I think that we need to remember that the term “discharge” does not mean “discharged back to home, fully functioning, baking muffins for the grandkids.”

    Discharged simply means discharged from the hospital, and it often also means that the patient was trached, pegged, PICC’d, and sent to LTAC or a Skilled Nursing facility where they will live a few more weeks or months.

    My problem with the mindset of coding everyone just for that small chance that they “make it” is how we define “make it.” Once a patient has been coded and has achieved ROSC, I find it becomes incredibly hard for the family to re-center and make rational decisions based on the patient’s previously known wishes/best interest.

    They are of the mind that Grandma made it through the code, (“she is a fighter!”), so she must want to, and have the capability of, fighting through all that comes after coding. Then comes an escalating chain of decisions to intervene and the family feels like they can’t turn back because they and Grandma have invested so much, even though Grandma is fed through a tube, can’t talk to or recognize anyone, breathes through a hole in her throat…etc.

    Too many times, we resuscitate people only to give them a miserable, suffering few weeks or months before they ultimately die.
  9. by   FurBabyMom
    Quote from scrubs0204
    I'm a nursing student and recently experienced my first code. I felt like I was the only person in the room that had any hope that this lady would make it (granted she was 80 years old) and thankfully she did. We Life Flighted her and she died at the facility that we sent her to. So I looked up the statistics of surviving a code and they are less than 20% depending on what website I looked at. Now I feel like what is the point of running when they call a code. Any suggestions? I am trying to figure out what my mind set should be then next time I go to a code.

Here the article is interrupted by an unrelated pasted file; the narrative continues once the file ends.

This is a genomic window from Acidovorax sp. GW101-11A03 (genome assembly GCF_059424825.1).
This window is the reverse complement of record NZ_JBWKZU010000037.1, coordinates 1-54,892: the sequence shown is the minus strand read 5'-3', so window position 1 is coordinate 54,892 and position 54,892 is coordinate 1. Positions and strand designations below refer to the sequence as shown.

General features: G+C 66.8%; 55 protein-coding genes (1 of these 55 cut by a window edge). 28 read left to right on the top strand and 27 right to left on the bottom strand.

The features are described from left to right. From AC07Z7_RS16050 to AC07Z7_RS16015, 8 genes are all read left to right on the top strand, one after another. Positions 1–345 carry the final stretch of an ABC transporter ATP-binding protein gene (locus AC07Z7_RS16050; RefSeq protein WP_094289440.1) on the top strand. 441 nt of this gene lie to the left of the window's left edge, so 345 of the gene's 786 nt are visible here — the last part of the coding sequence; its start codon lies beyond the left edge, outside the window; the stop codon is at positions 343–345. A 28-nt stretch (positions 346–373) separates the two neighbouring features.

Your mind set should be that you give it the best you can. I don't think it's uncommon to want to look at a situation "logically" or "rationally", but I think you have to remember that, at work (or school), you are providing care based on decisions of others. Presumably, the things we do are aligned with our patient’s wishes. Alternatively, the things we do are aligned with the wishes of the patient’s power of attorney or other designee. Sometimes we’re lucky and patients have appropriately completed advance directives giving us guidance. Alternatively, sometimes decisions are made due to an emergent situation in the absence of being able to discuss with or contact the patient/family/power of attorney.

    The last part is the part that really is unsettling. In my practice are (OR), we deal with emergency situations all the time. I work in a level 1 trauma center, so with some frequency we have patients arrive whom we don’t even know their name. They’re assigned a fake name, receiving any and all medical interventions designed to keep them alive. They’ll have a procedure (often procedures and with some frequency concurrently) designed to “fix” their problem. We’ll intubate them, code them as many times as they need it, get central access, place every monitor and type of drain known to man. They’ll be on massive transfusion protocol, put in a coma, put on ECMO, put on CRRT – you name it. If we can do it, we will in the absence of a patient representative to assume the responsibility of decision-making. Sometimes it works, others it does not.